Nigerian literature in the past decade has shown an incredible growth spike. With new voices, a range of genres and topics, the books, short stories and people that make up Nigerian literature have steadily circumvented labels and stereotypes. And while there’s so much more to be done, there’s proof that Nigerian writers are doing the work.
Here at Zikoko, we’ve decided to make a list to celebrate some of the novels we consider to be the best published in the last decade. Creating this list was super difficult because so many wonderful novels were published in the last decade. So if you think we left out anything, please let us know. On to the list.
- The Secret Lives of Baba Segi’s Wives by Lola Shoneyin (2010)
If you’re ever looking for a book that balances social issues and the reality of average Nigerians in the most hilarious way, then Lola Shoneyin’s debut novel is that book. It’s a book that doesn’t “tight the world to its chest”. Published at the start of the decade, The Secret Lives of Baba Segi’s Wives follows the life of a polygamist, Baba Segi, his wife, children and their very patriarchal home. Everything runs reasonably smoothly until wife number four, Bolanle, threatens to do more than simply ruffle feathers. If you haven’t read it, you’re not doing great, sweetie!
- Open City by Teju Cole (2011)
Open City is a 2011 novel by Nigerian-American writer, Teju Cole. The novel is primarily set in New York City. It has no real plot, but if I had to describe it in a short summary, I’d say the novel concerns a Nigerian immigrant. Most of the novel is the inner workings of the protagonist’s mind. It’s quite an unusual read, which is perhaps what makes it more compelling.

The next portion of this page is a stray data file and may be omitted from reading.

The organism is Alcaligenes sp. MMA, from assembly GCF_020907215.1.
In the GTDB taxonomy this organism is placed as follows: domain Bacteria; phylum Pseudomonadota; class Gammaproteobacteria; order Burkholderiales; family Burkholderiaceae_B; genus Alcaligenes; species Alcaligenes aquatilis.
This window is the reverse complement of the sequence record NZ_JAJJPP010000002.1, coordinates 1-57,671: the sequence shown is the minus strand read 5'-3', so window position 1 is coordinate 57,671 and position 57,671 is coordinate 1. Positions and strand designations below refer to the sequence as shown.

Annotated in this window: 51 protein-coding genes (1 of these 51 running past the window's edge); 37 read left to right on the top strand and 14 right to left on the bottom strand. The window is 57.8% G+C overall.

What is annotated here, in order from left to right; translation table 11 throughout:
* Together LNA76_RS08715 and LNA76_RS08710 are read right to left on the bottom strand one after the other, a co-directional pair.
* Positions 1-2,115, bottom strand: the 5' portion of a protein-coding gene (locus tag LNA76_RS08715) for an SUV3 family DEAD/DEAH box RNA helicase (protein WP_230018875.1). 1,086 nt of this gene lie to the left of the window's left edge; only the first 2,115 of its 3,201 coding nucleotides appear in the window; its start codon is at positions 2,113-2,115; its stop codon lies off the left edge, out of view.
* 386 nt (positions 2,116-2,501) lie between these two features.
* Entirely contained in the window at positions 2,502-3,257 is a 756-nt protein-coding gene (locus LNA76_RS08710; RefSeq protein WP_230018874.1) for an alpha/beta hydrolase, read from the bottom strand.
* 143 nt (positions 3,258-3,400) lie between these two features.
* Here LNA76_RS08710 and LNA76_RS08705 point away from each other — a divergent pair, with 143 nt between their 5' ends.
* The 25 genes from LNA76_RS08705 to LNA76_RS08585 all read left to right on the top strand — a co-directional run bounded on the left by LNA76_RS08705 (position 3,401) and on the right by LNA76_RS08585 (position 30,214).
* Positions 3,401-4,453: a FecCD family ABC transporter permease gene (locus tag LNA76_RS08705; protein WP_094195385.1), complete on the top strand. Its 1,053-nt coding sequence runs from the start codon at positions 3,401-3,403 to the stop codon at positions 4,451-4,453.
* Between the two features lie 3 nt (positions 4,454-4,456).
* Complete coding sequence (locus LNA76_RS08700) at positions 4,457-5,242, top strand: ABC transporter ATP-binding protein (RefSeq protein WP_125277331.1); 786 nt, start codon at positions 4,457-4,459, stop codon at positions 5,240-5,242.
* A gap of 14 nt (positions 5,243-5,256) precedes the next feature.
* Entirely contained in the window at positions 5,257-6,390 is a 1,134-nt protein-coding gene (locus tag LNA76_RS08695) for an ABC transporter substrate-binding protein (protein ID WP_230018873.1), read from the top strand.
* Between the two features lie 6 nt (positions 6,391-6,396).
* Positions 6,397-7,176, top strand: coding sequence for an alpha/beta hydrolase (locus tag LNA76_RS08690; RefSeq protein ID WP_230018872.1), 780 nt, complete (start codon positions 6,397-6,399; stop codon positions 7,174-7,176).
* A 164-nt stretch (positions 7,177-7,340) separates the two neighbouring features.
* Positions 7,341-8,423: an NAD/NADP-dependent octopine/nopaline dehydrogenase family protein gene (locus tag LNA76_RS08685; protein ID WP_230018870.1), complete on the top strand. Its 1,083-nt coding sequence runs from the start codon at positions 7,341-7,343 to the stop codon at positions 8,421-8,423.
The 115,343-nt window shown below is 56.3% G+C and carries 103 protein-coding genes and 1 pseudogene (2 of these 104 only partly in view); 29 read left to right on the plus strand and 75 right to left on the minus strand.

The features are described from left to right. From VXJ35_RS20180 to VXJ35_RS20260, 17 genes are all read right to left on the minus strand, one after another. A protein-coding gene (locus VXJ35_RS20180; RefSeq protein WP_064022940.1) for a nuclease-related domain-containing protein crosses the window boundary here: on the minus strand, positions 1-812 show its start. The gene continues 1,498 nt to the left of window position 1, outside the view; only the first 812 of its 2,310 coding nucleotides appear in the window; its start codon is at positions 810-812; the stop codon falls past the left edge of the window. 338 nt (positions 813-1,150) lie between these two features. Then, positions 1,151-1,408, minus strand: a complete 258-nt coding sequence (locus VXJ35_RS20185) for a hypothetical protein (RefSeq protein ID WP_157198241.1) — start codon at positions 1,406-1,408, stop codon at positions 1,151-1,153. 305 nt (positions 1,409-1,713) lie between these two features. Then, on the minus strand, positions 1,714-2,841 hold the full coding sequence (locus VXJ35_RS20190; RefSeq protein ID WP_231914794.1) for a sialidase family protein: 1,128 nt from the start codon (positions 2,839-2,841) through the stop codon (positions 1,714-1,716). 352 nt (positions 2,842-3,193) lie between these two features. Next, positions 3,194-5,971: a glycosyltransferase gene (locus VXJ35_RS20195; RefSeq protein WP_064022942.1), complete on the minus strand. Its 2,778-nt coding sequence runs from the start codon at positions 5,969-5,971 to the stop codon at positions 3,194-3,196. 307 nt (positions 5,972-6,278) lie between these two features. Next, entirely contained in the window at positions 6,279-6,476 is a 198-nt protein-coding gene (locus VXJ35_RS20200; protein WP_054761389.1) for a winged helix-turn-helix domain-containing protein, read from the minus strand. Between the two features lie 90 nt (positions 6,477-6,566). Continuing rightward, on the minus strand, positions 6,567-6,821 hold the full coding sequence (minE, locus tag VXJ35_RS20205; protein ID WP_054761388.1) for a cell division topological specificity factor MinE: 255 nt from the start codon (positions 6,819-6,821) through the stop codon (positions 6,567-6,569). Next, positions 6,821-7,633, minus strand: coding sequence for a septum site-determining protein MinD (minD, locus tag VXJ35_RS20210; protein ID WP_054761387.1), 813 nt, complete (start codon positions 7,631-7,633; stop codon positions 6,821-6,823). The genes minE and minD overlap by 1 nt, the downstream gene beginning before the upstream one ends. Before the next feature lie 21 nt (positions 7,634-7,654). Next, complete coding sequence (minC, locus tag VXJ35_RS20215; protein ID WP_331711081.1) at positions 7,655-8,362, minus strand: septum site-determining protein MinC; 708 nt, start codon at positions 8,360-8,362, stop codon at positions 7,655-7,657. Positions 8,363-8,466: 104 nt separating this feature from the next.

- Americanah by Chimamanda Ngozi Adichie (2013)
At the mention of Chimamanda’s name, every book really shall bow. Chimamanda has proven time and time again to be the greatest of all time. Everyone I asked to recommend a best book of the decade first of all mentioned Purple Hibiscus (which was published in 2003) and Half of A Yellow Sun (which was published in 2006). They’re both ageless books that belong to a different list.
Her third novel, however, cannot be caught missing from this list. Americanah was published in 2013 and has since won several awards. It tells the story of a young Nigerian woman, Ifemelu, who immigrates to the United States to attend university and her lover, Obinze. In America, Ifemelu is forced to grapple with what it means to be black for the first time. Americanah is a complex book that straddles themes of love, race and identity
- Season of Crimson Blossoms by Abubakar Adam Ibrahim (2015)
When this book was released, it shook a lot of tables. And here’s why: Abubakar Ibrahim wrote of the affair between a Muslim older woman — 55-year old widow Hajiya Binta — and a 26-year old drug dealer and local gang leader, Reza. Set in Northern Nigeria, the novel reveals a lot about the things the conservative Nigerian society pretends does not exist and so, does not talk about. It’s a sstory of love and longing—set in a conservative Muslim community in Nigeria—reveals deep emotions that defy age, class, and religion.
This novel gives a unique perspective on life and relationships in Northern Nigeria, a region vastly under-represented in the body of world literature.